In September of 2015, Anna Yocca, a 32-year-old woman living in Tennessee, sat in a water-filled bathtub and forced a coat hanger into her womb in an attempt to end her 24-week pregnancy. When she started bleeding uncontrollably, her boyfriend took her to the hospital, where she delivered an injured, but live, premature boy. (He's since been adopted.) Today, she's scheduled to be arraigned on three separate felony charges, according to court records.
Yocca, who's been in jail on a $200,000 bond since December, was initially charged with attempted first-degree murder, but her attorney Gerald Melton successfully argued that state law didn't apply to her case. According to local media, Melton filed to dismiss the case, stating in a motion that prosecuting Yocca's self-induced abortion as attempted murder "makes every pregnant woman vulnerable to arrest and prosecution if she is perceived to have caused or even risked harm to a human embryo or fetus… and that the prosecution is absurd, illogical and unconstitutional."
Earlier this month, a grand jury instead indicted Yocca on new felony charges of aggravated assault with a weapon, attempted procurement of a miscarriage, and attempted criminal abortion.
Cherisse Scott, the founder of the reproductive justice nonprofit SisterReach in Memphis, says that Yocca's case shows the desperate ends women will go to in order to end unwanted pregnancies when they can't access safe and legal abortion services. "The fact that we're even having a conversation about a woman trying to terminate a pregnancy is still a big deal," she tells Broadly.
According to Scott, Yocca's case is a glimpse of what's to be expected in Tennessee if legislators continue to restrict access to safe and legal abortion, leaving women with fewer options for reproductive health care. Last year, legislators passed a 48-hour abortion waiting period law requiring women seeking abortion procedures to go to the clinic for a mandatory in-person counseling session before returning home for 48 hours to reflect on their choice. Legislators also placed harsher regulations on clinics, which could have forced at least two to close their doors. Both measures ultimately make it harder for women to obtain an abortion.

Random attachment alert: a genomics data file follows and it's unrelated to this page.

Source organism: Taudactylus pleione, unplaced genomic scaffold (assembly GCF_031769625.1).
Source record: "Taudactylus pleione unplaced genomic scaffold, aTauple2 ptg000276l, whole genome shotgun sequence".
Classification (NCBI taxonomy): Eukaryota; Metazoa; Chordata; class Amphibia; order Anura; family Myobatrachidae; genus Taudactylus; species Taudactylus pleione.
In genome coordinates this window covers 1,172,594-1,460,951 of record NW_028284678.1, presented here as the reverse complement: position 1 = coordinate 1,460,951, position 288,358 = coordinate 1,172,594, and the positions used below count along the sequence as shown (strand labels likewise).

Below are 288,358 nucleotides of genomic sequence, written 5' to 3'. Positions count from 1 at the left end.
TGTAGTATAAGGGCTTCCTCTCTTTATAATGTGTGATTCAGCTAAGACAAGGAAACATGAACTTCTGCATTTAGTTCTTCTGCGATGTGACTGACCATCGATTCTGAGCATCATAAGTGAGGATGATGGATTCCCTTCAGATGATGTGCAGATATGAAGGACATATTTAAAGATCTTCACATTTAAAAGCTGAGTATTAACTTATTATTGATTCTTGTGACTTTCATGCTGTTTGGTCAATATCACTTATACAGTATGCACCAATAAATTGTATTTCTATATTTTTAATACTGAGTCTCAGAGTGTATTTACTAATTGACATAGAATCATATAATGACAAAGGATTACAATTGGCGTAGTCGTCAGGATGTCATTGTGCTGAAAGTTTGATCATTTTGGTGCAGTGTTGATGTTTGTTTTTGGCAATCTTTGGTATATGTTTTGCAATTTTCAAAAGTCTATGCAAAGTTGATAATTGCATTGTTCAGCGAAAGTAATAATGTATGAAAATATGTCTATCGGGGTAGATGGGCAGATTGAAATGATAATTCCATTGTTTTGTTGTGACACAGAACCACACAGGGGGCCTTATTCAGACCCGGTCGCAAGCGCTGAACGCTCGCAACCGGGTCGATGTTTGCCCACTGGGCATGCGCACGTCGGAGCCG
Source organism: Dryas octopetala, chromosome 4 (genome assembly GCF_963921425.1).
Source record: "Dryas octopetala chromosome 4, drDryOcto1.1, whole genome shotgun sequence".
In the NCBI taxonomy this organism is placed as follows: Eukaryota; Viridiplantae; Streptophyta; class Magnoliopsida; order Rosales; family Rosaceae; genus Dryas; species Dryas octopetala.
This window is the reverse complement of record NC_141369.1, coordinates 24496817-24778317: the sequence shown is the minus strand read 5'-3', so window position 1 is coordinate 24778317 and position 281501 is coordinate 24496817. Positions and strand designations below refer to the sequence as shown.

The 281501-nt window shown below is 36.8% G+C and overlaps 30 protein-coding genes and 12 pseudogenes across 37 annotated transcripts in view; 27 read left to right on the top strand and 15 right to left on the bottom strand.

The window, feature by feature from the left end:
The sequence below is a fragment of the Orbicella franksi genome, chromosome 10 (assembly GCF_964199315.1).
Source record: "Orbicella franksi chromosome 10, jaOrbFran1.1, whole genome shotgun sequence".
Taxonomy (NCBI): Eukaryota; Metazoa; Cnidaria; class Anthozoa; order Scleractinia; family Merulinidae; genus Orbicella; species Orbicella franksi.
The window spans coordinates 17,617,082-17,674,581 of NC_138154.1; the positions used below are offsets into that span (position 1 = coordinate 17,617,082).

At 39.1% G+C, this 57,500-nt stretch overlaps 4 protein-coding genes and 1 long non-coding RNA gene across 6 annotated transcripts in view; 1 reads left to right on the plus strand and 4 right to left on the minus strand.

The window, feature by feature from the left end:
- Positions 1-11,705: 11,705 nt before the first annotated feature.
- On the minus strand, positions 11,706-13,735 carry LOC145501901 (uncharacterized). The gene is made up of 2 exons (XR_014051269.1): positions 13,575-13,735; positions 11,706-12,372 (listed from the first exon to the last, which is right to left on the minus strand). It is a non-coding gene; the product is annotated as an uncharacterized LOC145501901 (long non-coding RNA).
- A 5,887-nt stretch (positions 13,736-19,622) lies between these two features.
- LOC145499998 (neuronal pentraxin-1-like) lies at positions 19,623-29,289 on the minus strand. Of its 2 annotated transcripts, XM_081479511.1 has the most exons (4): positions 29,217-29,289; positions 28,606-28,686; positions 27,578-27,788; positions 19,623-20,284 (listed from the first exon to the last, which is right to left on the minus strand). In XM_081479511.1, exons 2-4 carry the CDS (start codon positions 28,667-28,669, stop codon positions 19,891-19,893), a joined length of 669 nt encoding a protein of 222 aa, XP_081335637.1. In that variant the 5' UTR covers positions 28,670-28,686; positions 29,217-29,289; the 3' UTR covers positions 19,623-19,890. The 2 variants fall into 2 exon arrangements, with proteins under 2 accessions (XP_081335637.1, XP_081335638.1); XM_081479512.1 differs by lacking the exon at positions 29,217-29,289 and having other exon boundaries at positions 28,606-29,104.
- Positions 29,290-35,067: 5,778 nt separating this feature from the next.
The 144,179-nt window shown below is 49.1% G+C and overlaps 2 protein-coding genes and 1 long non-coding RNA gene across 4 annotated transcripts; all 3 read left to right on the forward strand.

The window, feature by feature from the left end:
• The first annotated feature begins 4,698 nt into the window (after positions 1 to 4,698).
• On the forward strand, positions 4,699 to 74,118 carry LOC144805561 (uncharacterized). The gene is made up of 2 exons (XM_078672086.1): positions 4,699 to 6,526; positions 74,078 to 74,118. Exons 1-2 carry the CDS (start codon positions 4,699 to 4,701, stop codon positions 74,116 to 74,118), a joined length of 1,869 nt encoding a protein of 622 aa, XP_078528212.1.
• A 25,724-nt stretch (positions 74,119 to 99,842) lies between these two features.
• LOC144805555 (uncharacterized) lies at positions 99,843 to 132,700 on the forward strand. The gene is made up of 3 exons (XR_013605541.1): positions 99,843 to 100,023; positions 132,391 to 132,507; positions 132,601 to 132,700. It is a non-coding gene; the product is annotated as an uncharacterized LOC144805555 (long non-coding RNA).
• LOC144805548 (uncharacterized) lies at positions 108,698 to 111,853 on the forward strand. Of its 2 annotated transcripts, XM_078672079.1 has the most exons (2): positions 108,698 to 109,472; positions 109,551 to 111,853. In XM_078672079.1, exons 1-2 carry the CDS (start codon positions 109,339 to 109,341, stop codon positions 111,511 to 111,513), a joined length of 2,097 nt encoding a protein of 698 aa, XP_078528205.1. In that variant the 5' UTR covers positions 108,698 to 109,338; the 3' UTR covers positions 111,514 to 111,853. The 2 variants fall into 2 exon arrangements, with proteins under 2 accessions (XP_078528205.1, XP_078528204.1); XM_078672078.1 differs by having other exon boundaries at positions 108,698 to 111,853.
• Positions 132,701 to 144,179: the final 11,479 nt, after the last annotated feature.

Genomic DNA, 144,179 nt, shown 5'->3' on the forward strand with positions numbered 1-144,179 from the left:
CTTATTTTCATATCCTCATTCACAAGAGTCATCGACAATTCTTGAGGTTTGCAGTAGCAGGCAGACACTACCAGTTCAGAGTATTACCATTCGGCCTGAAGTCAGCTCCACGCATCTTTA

What's particularly concerning for Scott and other women's rights advocates is what could happen in the state's next legislative session. Two years ago, 53 percent of voters supported an amendment that neutralized language regarding abortion in the state constitution. The legislation, known as Amendment One, stated, in part, "Nothing in this Constitution secures or protects a right to abortion or requires the funding of an abortion."
Since it was passed, Amendment One has been challenged in federal and state courts over the way the votes were counted. But if the courts uphold the vote, Scott says the amendment could lay the groundwork for Tennessee women to lose the right to legal abortion if Roe v. Wade is ever overturned—a real possibility with President-elect Trump's promise to appoint pro-life judges to the Supreme Court.
"We're definitely in a far more volatile space now than we ever have been before," Scott says. "We are turning the clock back to the 70s, where women—in particular black women and poor women—were using hangers in order to terminate a pregnancy."